About Them: A specific subspecies of the Grasshopper Sparrow that’s unique to the prairies of Florida. They have beautiful coloring with dark lining and spotting on their back surrounded by almost white edging. Then they have yellow above their eye and at the shoulder of their wing. They also have dark stripes across their crown with a light stripe that is almost white down the center. Their breast is lighter with no markings. You would most likely hear these birds instead of see them if you visited their habitat. You would hear an insect like call that rings out across the fields they are found in. Generally you will hear this in spring and early summer as males are advertising for a mate.
Their plight: This sparrow has suffered habitat loss but, additionally and perhaps worse now is the invasion of red fire ants. The sparrow nests on the ground so, if an ant colony is nearby it is able to decimate any sparrow babies.
Then recently they have discovered a protozoan parasite that attacks the birds organs and causes death. This is the kind of problem you see when species get to such low population size. If anything major hits, there is not room for rebound because almost all animals will likely be affected and there won’t be enough left to make a new population.
What we should consider: Species of Florida are under more pressure than most species. In fact the first bird to go extinct after the ESA was in place was a bird that only lived in Florida, the Dusky Seaside Sparrow. The Florida Grasshopper Sparrow is really close to extinction in the wild very few are left, think under 50 if that. They did find unbanded birds in the spring of 2018. To bolster the Grasshopper Sparrow species and not letting this specialized subspecies go should matter.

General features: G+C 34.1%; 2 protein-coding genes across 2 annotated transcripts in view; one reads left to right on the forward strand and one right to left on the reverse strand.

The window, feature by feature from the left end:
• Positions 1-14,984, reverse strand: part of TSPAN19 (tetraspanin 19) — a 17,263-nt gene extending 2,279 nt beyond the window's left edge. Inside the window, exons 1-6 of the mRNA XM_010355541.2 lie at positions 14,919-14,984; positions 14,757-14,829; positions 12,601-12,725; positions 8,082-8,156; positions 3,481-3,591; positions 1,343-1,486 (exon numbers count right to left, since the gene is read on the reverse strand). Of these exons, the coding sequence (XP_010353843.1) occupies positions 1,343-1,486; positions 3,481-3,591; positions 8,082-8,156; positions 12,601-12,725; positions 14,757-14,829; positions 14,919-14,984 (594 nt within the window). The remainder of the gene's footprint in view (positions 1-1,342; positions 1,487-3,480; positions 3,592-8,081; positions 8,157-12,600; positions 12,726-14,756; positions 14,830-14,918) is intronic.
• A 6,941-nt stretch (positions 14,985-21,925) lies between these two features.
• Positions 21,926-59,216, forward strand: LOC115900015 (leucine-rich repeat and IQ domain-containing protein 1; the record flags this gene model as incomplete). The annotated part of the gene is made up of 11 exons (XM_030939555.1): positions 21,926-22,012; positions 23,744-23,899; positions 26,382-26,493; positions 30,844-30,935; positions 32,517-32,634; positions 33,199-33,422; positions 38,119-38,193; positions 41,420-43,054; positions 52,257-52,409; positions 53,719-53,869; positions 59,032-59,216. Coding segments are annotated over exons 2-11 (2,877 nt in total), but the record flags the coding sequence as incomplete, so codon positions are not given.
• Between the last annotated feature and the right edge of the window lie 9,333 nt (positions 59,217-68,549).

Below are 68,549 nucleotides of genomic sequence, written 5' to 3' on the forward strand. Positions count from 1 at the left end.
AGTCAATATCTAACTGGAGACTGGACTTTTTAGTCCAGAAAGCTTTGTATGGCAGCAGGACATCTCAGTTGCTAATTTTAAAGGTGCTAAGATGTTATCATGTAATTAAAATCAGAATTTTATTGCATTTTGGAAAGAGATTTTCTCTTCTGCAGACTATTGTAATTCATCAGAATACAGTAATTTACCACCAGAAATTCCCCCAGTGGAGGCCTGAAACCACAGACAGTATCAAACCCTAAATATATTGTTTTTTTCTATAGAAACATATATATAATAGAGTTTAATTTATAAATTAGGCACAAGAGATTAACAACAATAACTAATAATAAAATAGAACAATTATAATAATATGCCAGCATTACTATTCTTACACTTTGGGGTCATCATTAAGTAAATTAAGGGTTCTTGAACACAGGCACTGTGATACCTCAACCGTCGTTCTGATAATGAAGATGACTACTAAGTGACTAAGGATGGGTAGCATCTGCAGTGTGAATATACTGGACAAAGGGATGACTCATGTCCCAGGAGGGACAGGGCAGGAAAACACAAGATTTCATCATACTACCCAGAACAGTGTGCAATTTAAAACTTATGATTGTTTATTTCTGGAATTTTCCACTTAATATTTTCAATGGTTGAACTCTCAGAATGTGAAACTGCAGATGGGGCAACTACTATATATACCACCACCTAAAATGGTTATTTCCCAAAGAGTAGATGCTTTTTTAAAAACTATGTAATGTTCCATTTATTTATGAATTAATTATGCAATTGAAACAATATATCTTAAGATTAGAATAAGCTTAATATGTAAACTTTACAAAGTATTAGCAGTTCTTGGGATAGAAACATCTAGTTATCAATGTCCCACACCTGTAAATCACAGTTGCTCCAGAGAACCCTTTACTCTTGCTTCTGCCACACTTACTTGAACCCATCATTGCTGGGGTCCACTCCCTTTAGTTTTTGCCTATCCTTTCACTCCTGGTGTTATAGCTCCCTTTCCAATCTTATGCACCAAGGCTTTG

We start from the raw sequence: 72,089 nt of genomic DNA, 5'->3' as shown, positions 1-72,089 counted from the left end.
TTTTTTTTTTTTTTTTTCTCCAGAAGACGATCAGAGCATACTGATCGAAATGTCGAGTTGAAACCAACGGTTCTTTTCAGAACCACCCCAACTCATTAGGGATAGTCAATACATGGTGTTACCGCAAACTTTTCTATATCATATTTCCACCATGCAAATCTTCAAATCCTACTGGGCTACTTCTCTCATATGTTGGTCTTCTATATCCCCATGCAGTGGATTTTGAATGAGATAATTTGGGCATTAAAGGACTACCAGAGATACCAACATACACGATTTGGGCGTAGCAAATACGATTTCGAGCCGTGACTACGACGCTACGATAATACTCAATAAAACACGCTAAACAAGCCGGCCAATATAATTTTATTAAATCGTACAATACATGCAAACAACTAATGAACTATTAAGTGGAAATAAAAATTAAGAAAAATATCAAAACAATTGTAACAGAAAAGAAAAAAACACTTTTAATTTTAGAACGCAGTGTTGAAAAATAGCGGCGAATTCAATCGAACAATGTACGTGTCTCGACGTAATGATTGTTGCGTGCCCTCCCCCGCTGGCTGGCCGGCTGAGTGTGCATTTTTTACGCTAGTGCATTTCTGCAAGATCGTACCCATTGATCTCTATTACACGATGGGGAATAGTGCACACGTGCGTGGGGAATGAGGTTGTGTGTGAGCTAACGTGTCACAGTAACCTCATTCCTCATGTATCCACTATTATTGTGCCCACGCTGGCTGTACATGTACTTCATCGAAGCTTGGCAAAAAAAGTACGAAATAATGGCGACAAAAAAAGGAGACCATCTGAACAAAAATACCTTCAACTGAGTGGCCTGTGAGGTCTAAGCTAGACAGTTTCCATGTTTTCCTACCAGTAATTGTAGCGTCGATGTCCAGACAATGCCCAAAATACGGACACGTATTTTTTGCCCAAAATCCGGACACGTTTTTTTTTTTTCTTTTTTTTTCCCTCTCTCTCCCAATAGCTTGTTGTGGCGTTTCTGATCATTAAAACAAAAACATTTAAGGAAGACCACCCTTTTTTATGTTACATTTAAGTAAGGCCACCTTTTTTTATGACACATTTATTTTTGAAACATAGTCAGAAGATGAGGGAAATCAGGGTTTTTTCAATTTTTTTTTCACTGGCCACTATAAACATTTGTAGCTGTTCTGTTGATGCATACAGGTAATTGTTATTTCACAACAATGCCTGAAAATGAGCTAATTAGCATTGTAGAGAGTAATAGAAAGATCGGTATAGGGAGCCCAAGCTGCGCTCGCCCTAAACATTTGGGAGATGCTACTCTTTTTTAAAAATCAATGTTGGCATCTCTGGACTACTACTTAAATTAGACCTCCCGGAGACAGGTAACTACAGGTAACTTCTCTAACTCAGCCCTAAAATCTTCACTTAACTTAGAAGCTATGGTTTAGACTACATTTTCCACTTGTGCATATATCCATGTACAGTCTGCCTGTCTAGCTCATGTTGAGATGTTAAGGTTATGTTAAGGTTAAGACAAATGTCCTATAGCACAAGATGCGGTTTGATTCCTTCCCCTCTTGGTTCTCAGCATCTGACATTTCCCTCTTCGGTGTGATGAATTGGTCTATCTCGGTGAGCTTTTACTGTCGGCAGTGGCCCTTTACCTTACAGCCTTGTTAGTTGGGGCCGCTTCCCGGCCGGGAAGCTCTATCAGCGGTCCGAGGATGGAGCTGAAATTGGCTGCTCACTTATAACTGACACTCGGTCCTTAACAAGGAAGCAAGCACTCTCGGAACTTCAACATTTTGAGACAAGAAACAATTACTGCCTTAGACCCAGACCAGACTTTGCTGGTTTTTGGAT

What is being done: A breeding program has begun to help build back up the population and it is seeing success. You can see videos of fledglings on the the Florida Grasshopper Sparrow facebook page. Additionally they are setting up predator detectors around sparrow nests that are located so they can neutralize the threat. Habitat continues to be restored with controlled burns. Finding ways to battle the protozoan are also in the works.
How to help: Continue bringing awareness. Call into state senators when legislation is being passed that could affect the continued support of policy that protects wildlife and waterways. Support locally.
Support can be:
- donating to science groups
- helping to ensure funding to the organizations that creating breeding programs
- being a citizen scientist through
- land restoration project
- trash clean ups
- species counts
- bio blitzes
- getting people you know excited about how incredible our planet’s biodiversity is.
Joining your local Audubon Society is a great first step into finding activities and ways to become a citizen scientist and environmental advocate.
The Florida Audubon did have a call for volunteers in 2013 when conservation of this sparrow began. Be on the look out for more opportunities like that. -> http://fl.audubon.org/news/citizen-scientists-needed-help-florida-grasshopper-sparrows
Further Reading, my sources:
[This is a blog of my opinions. I speak for myself. I am a one person team and if I have misinterpreted a fact or made an error please feel free to get in touch to correct me. I will make edits and updates to post. I would appreciate corrections to be polite. I will not engage in hate.]
(this is less than I originally wanted to write but, I caught a cold, hoping for a rebound myself after some rest)